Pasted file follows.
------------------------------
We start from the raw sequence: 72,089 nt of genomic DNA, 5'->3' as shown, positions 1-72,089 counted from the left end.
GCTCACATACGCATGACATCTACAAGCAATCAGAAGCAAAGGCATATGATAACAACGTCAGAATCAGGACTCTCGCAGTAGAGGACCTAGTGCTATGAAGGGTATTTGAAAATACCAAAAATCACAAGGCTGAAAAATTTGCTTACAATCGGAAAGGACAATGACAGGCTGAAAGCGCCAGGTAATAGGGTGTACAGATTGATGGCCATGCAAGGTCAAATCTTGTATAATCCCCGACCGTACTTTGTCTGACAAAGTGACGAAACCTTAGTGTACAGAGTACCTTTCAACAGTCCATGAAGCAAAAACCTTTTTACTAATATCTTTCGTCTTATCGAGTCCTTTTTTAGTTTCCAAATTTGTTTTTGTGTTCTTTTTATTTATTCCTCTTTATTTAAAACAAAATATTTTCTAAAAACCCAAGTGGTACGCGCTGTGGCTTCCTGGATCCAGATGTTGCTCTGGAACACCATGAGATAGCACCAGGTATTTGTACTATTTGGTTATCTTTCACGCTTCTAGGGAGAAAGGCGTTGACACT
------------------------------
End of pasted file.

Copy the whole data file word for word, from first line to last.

We start from the raw sequence: 72,089 nt of genomic DNA, 5'->3' as shown, positions 1-72,089 counted from the left end.
GCTCACATACGCATGACATCTACAAGCAATCAGAAGCAAAGGCATATGATAACAACGTCAGAATCAGGACTCTCGCAGTAGAGGACCTAGTGCTATGAAGGGTATTTGAAAATACCAAAAATCACAAGGCTGAAAAATTTGCTTACAATCGGAAAGGACAATGACAGGCTGAAAGCGCCAGGTAATAGGGTGTACAGATTGATGGCCATGCAAGGTCAAATCTTGTATAATCCCCGACCGTACTTTGTCTGACAAAGTGACGAAACCTTAGTGTACAGAGTACCTTTCAACAGTCCATGAAGCAAAAACCTTTTTACTAATATCTTTCGTCTTATCGAGTCCTTTTTTAGTTTCCAAATTTGTTTTTGTGTTCTTTTTATTTATTCCTCTTTATTTAAAACAAAATATTTTCTAAAAACCCAAGTGGTACGCGCTGTGGCTTCCTGGATCCAGATGTTGCTCTGGAACACCATGAGATAGCACCAGGTATTTGTACTATTTGGTTATCTTTCACGCTTCTAGGGAGAAAGGCGTTGACACT